In order to monitor the activity in and around the port facilities during daytime, more than 40 CCTV cameras have been installed. They provide valuable information to the operators sitting in the control room of the Security Operations Centre.
Port facilities of Calais: a secure place, day and night
But what during the nighttime and in light fog, rain or snow when CCTV cameras cannot provide a clear image?
"We started thinking of this about 6 years ago," explains Mr. Couret. "When we wrote the specifications for our security network, we clearly specified that, apart from CCTV cameras and other security measures like fences, we needed to have a system that could give us a clear image of the situation in the darkest of nights, in all weather conditions. At that point in time, thermal imaging cameras were still very expensive because in order to get a good range performance, a cooled detector was needed."
"When I met Mr. Brice Kerrinckx of Alpha Photonics, distributors of FLIR Systems products in France and specialist in video for security and surveillance markets, last year on a trade show, he confirmed that this has changed. Today, thermal imaging cameras can be equipped with uncooled microbolometer detectors that provide excellent range performance. Not only are they a lot less expensive than cameras with a cooled detector. The fact that they do not contain any moving parts considerably reduces downtime and maintenance costs and increases their life cycle."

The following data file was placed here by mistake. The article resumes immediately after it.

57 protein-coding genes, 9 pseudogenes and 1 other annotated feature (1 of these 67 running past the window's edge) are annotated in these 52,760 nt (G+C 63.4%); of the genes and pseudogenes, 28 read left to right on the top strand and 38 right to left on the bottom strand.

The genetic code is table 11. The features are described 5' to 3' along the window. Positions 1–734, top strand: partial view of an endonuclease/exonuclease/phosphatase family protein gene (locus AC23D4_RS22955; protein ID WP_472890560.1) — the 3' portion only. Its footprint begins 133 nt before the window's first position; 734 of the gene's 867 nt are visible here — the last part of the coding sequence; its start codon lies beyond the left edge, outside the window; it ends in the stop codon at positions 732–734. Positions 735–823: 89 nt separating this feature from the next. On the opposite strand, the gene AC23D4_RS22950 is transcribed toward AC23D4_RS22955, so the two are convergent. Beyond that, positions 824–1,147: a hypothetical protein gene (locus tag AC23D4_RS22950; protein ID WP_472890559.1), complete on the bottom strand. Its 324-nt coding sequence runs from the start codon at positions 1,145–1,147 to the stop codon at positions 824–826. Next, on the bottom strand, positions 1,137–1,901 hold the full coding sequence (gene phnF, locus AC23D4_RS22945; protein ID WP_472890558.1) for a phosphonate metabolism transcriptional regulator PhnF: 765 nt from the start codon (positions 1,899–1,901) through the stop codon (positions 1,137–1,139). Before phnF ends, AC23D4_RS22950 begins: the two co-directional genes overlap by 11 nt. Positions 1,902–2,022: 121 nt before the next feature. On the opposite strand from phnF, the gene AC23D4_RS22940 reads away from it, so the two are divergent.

"One of the specifications for the thermal imaging cameras during the demonstration was that they needed to be able to see the head and shoulders of a person floating in the water at a distance of just over 400 metres. Mr. Kerrinckx came over for the demonstration and the FLIR Systems SR-50 thermal imaging cameras passed the test easily. So we decided to purchase two of them."
"We mounted the two SR-50 thermal imaging cameras on a standard pan/tilt mechanism. In addition, they are mounted on a pole so that they can easily overlook an entire area. Thanks to their range performance, we can overlook the shore line from where people try to cross the Channel illegally."
Easy integration in the existing TCP/IP network